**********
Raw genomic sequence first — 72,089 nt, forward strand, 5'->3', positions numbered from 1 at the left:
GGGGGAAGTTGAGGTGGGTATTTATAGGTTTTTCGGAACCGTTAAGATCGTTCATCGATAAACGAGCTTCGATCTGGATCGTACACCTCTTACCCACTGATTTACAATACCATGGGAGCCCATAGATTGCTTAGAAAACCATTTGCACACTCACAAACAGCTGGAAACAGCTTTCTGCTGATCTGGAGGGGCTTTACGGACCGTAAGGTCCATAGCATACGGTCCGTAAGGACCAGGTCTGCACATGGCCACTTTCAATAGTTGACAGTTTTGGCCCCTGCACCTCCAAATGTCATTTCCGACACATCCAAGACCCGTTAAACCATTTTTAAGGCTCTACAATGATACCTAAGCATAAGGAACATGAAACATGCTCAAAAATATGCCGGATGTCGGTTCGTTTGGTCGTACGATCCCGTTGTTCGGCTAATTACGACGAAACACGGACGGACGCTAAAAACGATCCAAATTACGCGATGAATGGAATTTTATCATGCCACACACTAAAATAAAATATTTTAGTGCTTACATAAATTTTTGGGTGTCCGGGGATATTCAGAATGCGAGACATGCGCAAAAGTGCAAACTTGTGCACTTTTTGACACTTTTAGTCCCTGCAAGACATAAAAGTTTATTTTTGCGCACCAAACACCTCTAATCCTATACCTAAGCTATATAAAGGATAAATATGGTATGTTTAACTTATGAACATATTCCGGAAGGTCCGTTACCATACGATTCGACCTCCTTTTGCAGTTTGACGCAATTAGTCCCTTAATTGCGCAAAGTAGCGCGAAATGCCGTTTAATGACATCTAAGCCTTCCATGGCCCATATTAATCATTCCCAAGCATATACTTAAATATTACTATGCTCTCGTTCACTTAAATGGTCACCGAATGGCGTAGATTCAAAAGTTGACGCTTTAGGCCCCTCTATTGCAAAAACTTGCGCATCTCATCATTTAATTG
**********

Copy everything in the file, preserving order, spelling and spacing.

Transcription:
Raw genomic sequence first — 72,089 nt, forward strand, 5'->3', positions numbered from 1 at the left:
GGGGGAAGTTGAGGTGGGTATTTATAGGTTTTTCGGAACCGTTAAGATCGTTCATCGATAAACGAGCTTCGATCTGGATCGTACACCTCTTACCCACTGATTTACAATACCATGGGAGCCCATAGATTGCTTAGAAAACCATTTGCACACTCACAAACAGCTGGAAACAGCTTTCTGCTGATCTGGAGGGGCTTTACGGACCGTAAGGTCCATAGCATACGGTCCGTAAGGACCAGGTCTGCACATGGCCACTTTCAATAGTTGACAGTTTTGGCCCCTGCACCTCCAAATGTCATTTCCGACACATCCAAGACCCGTTAAACCATTTTTAAGGCTCTACAATGATACCTAAGCATAAGGAACATGAAACATGCTCAAAAATATGCCGGATGTCGGTTCGTTTGGTCGTACGATCCCGTTGTTCGGCTAATTACGACGAAACACGGACGGACGCTAAAAACGATCCAAATTACGCGATGAATGGAATTTTATCATGCCACACACTAAAATAAAATATTTTAGTGCTTACATAAATTTTTGGGTGTCCGGGGATATTCAGAATGCGAGACATGCGCAAAAGTGCAAACTTGTGCACTTTTTGACACTTTTAGTCCCTGCAAGACATAAAAGTTTATTTTTGCGCACCAAACACCTCTAATCCTATACCTAAGCTATATAAAGGATAAATATGGTATGTTTAACTTATGAACATATTCCGGAAGGTCCGTTACCATACGATTCGACCTCCTTTTGCAGTTTGACGCAATTAGTCCCTTAATTGCGCAAAGTAGCGCGAAATGCCGTTTAATGACATCTAAGCCTTCCATGGCCCATATTAATCATTCCCAAGCATATACTTAAATATTACTATGCTCTCGTTCACTTAAATGGTCACCGAATGGCGTAGATTCAAAAGTTGACGCTTTAGGCCCCTCTATTGCAAAAACTTGCGCATCTCATCATTTAATTG